Read more...

Qatar's capital / MON 5-3-15 / Beethoven's Third / Bullet with a trail / Commercial lead-in to bank / Start of a Mexican calendar

Monday, May 4, 2015

Hey, guys, it's Annabel! Please wish me luck on APs this week. (Or, if there's anyone out there who wants to give me a crash course in BC Calculus...)

Constructor: Zhouquin Burnikel

Relative difficulty: Easy




THEME: "Step Mama— The center word is STEPMOM, and circled squares repeatedly spell out MAMA in a way that looks like a "step."

Theme answers:
  • HAM A ND EGGS (17A: Traditional breakfast combo)
  • LLAMA (20A: Long-necked pack animal)
  • STEPMOM (39A: Wicked relative of Cinderella...or what each set of circled letters represents?)
  • SAM ADAMS (48A: Brew with the slogan "For the love of beer")
  • ROMA (51A: Locale of the Città del Vaticano)
  • I AM A CAMERAMAN (64A: Hit 1951 play that inspired "Cabaret")
  • DRAMA (67A: "Game of Thrones," e.g.)
 Word of the Day: I AM A CAMERA (64A: Hit 1951 play that inspired "Cabaret") —
I Am a Camera is a 1951 Broadway play by John Van Druten adapted from Christopher Isherwood's novel Goodbye to Berlin, which is part of The Berlin Stories. The title is a quote taken from the novel's first page: "I am a camera with its shutter open, quite passive, recording, not thinking." The original production was staged by John Van Druten, with scenic and lighting design by Boris Aronson and costumes by Ellen Goldsborough. It opened at the Empire Theatre in New York City on November 28, 1951 and ran for 214 performances before closing on July 12, 1952.
The production was a critically acclaimed success for both Julie Harris as the insouciant Sally Bowles, winning her the first of five Tony Awards of her career for Best Leading Actress in a play, and for Marian Winters, who won both the Theatre World Award and Tony Award for Featured Actress in a Play. The play also won for John Van Druten the New York Drama Critics' Circle for Best American Play (1952). However it also earned the famous review by Walter Kerr, "Me no Leica".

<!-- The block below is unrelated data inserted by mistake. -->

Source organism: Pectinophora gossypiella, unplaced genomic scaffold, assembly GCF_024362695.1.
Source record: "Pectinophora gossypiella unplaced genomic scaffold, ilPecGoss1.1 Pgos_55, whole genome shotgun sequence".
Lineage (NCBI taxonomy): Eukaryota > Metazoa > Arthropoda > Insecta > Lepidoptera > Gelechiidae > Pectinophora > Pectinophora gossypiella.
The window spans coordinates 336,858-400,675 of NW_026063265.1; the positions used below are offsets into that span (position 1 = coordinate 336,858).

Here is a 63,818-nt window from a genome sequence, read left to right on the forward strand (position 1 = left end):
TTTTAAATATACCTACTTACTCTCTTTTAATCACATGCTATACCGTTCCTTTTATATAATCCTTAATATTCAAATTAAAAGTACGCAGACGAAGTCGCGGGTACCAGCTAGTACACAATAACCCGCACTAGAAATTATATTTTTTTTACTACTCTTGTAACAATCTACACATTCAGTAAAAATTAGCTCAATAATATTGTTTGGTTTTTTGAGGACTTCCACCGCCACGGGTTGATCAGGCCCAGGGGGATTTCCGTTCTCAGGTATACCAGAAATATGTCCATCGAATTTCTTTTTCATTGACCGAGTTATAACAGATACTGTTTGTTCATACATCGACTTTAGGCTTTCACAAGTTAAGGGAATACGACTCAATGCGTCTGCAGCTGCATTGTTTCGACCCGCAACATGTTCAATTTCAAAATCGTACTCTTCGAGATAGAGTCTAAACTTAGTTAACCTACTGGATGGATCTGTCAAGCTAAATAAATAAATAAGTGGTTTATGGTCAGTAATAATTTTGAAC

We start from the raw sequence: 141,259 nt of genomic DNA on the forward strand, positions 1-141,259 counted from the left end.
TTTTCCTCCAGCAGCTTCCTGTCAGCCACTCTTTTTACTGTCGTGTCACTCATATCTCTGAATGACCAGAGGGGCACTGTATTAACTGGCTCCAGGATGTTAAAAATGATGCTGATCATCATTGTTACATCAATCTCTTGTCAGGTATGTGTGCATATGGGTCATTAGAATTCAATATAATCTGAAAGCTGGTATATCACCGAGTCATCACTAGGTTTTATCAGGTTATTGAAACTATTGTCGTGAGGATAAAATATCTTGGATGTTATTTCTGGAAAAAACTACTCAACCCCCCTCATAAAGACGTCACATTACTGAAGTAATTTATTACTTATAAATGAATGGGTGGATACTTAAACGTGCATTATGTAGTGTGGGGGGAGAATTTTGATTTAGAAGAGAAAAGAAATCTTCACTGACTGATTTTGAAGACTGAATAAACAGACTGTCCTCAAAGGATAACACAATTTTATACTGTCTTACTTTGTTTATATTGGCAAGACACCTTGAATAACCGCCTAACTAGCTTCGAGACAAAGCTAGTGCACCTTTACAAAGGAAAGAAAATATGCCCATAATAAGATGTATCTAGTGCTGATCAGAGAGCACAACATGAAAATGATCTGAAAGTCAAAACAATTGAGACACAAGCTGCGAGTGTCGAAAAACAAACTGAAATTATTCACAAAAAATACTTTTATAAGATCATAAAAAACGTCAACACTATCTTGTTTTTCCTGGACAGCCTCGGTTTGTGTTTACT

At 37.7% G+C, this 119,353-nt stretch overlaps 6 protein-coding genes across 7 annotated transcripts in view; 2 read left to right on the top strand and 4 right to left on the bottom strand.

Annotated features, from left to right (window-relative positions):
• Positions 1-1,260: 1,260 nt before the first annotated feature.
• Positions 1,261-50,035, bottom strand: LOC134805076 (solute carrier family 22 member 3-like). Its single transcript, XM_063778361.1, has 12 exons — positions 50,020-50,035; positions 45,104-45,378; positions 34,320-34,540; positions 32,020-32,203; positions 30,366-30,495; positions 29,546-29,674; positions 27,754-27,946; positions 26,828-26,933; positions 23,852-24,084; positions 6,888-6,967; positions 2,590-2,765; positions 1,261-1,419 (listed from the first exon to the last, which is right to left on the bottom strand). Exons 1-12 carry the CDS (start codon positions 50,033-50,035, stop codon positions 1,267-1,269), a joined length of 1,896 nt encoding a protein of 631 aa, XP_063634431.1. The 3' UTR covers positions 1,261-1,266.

• • •

It's good to be writing you guys again! And on a puzzle that I could actually complete without too much difficulty! Fill highlights included NADIR, ENERO, and EROICA; I'd say the fill overall was pretty great for a Monday. I'm ready to be done with clues that end in "to a poet" (as in "Before, to a poet" for ERE); I mean, surely there is a more original way to clue for ERE?

The theme was really cute! I didn't even get "step-mama" until after I had finished filling out the whole puzzle and realized that the MAMAs looked like steps. I will say that the fact that I got STEPMOM well before I even got to any of the MAMAs was a little bit of a letdown. I was feeling all Rex-y about it until my mom reminded me that Mondays are for beginners. Anyway, Cinderella's wicked relative is awesome.


Shout-out to my STEPMOM (who I love and who is not even a little bit wicked) btw!

Bullets:
  • SINE (66A: ___ qua non) — This clue reminds me too much of calculus. I should be studying right now...
  • SEX ED (70A: School health course, informally) —  Reminds me of 8th grade, when my teacher put a condom on her arm up to her elbow and the entire class freaked out. She certainly made a point though. Unlike this dude.

  • ARC  (10D: Pigskin path) — Okay, I'm convinced. Someone is deliberately putting these calculus-themed clues in this puzzle to stress me out!  ...I'm going to go study now.
Signed, Annabel Thompson, tired high school student (until June 5!!)

Read more...

  © Free Blogger Templates Columnus by Ourblogtemplates.com 2008

Back to TOP